MONROE, N.C. — There's nearly one electric vehicle charging port for every gas station in the country, according to a report by the U.S. Department of Energy. But, a lot more ports will be needed as the number of registered electric vehicles in the U.S. could jump to 35 million by 2030.
What You Need To Know
As of May 2022, there were 43,000 registered zero-emission vehicles in North Carolina
Meanwhile, as of July 2022, there are a little over 1,400 public charging stations across the state, not including Tesla chargers, per the U.S. Department of Energy
Jeff Constantineau and Justin Taylor, founders of Koulomb aim to open at least 15 fast EV charging stations across the Charlotte area in 2023
As of May 2022, there were 43,000 registered zero-emission vehicles in North Carolina, a 230% increase from 2018, according to NCDOT.
Meanwhile, as of July 2022, there are a little over 1,400 public charging stations across the Tar Heel state, not including Tesla chargers, per the U.S. Department of Energy.
"There's a massive shortfall in the amount of chargers, particularly in the Southeast United States," Jeff Constantineau said. "It's a problem nationwide, but it's magnified in the Southeast."
Constantineau is the co-founder of Koulomb, a Charlotte area-based EV charging company.
Koulomb's other founder, Justin Taylor, owns an electric vehicle and believes the low number of available EV chargers is why he and other EV owners worry about driving long distances.
"It's like driving through the desert without any gas stations," Taylor said. "You want to make sure you have the ability to charge, and when you do, you want to do it as safely, conveniently and quickly."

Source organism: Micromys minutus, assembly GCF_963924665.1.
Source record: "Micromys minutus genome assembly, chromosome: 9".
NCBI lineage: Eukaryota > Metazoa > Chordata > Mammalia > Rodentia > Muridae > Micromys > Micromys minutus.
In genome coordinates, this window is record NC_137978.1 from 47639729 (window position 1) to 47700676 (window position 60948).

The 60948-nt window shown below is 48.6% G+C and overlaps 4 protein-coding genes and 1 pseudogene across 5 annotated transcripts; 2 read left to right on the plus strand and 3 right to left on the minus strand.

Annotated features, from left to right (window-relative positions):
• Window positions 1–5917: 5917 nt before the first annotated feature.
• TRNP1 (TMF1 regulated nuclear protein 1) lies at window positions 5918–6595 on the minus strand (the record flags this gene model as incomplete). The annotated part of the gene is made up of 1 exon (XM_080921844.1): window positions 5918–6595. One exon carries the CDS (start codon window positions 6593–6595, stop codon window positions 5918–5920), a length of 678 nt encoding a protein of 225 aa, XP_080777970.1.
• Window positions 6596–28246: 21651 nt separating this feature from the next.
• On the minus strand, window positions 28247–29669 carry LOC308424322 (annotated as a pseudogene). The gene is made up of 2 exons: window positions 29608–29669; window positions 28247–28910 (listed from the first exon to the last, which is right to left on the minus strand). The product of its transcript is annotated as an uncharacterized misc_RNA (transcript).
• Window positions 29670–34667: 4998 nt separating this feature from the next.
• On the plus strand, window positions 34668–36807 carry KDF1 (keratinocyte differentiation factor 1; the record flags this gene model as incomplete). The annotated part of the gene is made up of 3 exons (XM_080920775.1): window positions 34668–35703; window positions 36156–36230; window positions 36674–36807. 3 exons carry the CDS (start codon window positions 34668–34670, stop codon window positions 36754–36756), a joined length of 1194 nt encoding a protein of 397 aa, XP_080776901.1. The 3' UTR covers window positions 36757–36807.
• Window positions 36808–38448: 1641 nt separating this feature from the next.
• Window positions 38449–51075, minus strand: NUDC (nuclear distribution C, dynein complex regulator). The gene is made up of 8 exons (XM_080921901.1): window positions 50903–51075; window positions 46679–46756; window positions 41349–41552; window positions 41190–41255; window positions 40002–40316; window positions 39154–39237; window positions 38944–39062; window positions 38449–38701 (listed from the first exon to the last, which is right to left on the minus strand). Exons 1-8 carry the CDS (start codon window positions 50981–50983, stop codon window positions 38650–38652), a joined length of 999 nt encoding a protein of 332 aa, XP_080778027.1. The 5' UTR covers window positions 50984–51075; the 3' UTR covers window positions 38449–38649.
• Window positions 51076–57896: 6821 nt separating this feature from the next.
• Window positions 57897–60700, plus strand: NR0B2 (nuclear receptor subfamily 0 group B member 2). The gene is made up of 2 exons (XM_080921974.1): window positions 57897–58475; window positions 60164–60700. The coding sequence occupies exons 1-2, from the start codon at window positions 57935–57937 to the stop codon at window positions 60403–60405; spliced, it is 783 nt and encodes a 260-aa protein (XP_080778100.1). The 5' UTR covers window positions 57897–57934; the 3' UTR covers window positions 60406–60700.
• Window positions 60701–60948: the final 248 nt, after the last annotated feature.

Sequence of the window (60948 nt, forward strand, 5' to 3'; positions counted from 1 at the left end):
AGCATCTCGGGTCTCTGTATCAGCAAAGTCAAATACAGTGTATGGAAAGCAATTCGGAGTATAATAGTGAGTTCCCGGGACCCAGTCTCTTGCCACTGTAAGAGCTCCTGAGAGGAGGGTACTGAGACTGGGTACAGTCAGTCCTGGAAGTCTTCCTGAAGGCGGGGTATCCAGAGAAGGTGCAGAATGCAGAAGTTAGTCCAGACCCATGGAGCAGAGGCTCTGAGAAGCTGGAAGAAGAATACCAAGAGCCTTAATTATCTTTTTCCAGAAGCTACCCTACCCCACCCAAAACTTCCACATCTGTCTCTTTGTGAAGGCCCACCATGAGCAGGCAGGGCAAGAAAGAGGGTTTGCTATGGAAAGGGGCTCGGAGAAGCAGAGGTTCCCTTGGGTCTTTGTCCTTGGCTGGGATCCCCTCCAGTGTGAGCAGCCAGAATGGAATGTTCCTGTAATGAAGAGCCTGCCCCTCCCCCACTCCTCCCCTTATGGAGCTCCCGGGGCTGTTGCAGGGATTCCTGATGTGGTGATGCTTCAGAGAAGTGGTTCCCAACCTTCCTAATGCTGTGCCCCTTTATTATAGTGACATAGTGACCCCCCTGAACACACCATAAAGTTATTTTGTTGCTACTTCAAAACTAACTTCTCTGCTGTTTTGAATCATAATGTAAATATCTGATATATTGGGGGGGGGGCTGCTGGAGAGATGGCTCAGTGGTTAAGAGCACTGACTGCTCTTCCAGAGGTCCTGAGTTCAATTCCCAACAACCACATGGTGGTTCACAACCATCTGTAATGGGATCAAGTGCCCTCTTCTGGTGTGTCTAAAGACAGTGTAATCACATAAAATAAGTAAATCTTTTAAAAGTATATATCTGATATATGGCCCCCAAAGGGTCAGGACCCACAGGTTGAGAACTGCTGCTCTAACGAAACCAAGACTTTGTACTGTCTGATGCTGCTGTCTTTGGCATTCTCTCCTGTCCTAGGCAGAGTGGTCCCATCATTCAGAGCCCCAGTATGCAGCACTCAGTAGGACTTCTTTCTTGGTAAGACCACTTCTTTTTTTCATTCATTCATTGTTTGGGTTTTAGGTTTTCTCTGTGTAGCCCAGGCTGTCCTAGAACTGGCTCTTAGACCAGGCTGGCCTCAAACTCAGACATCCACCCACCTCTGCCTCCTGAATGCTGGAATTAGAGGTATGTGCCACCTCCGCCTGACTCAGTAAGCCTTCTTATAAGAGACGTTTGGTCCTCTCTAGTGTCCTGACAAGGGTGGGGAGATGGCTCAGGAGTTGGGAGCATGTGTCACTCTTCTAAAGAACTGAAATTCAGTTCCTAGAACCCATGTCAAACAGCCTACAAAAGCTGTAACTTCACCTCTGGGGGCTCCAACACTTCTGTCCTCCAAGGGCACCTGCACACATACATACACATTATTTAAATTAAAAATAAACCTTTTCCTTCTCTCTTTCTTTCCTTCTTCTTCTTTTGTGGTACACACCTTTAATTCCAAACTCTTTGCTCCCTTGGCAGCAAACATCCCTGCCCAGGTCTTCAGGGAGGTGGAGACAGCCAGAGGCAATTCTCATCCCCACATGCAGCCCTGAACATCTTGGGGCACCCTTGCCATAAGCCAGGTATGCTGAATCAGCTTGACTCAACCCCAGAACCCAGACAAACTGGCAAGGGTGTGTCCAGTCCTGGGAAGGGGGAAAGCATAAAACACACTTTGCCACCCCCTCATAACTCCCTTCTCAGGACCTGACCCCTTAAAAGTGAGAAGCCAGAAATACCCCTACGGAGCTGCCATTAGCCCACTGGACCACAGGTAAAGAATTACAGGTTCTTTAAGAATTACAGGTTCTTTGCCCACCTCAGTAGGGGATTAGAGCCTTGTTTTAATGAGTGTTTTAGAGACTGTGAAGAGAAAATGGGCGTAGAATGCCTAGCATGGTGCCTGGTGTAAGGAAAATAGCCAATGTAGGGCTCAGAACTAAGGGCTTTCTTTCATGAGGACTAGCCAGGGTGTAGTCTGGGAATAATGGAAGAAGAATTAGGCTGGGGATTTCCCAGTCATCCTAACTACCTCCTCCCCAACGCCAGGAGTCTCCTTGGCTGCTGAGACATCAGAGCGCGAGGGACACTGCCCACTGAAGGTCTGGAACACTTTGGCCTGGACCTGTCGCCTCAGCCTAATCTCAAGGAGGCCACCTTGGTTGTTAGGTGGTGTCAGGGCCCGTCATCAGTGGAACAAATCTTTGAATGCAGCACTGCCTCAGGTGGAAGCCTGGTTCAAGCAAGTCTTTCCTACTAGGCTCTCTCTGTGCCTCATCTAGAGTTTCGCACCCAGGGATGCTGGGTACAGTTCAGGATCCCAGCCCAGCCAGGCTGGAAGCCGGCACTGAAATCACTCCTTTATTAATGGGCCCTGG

Constantineau says most drivers are used to spending about three minutes filling up their tank at a gas station rather than 45 minutes at a charging port.
"So, we're [Koulomb] buying and sourcing high-quality chargers," Constantineau said. "Three hundred and sixty kilowatts and above that can deliver a charge in 15 to 20 minutes."
Each of their charging stations will be powered using solar energy.
"We're trying to produce the power we're consuming," Taylor said. "And keeping the power in the local economy, just like farm to table."
Constantineau says they aim to have at least 15 stations set up in the Charlotte area by the end of 2023. They will be placed near popular spots such as Ayrsley off I-485 and South Tryon Street.
"It's in a very busy shopping center, co-located with other amenities like bathrooms and coffee shops," Constantineau said.
The future site will look similar to a gas station.
"We'll have 12 pumps, three chargers with four parts each, and on top, a 50-watt solar canopy," Constantineau said.
As Constantineau and Taylor work to help North Carolina meet growing demand, they admit the exact future of electric travel remains unclear.
"But, we've got to get as many charging stations as quickly as possible," Constantineau said. "This wave is coming, and we've got to do it in the right way."
Constantineau and Taylor say they're set to open their first charging location in Matthews in February. They're also looking to build their fast charging stations in Raleigh, Atlanta and Columbia.
Meanwhile, North Carolina is expected to receive up to $109 million in federal funds to construct new public charging stations and upgrade existing infrastructure.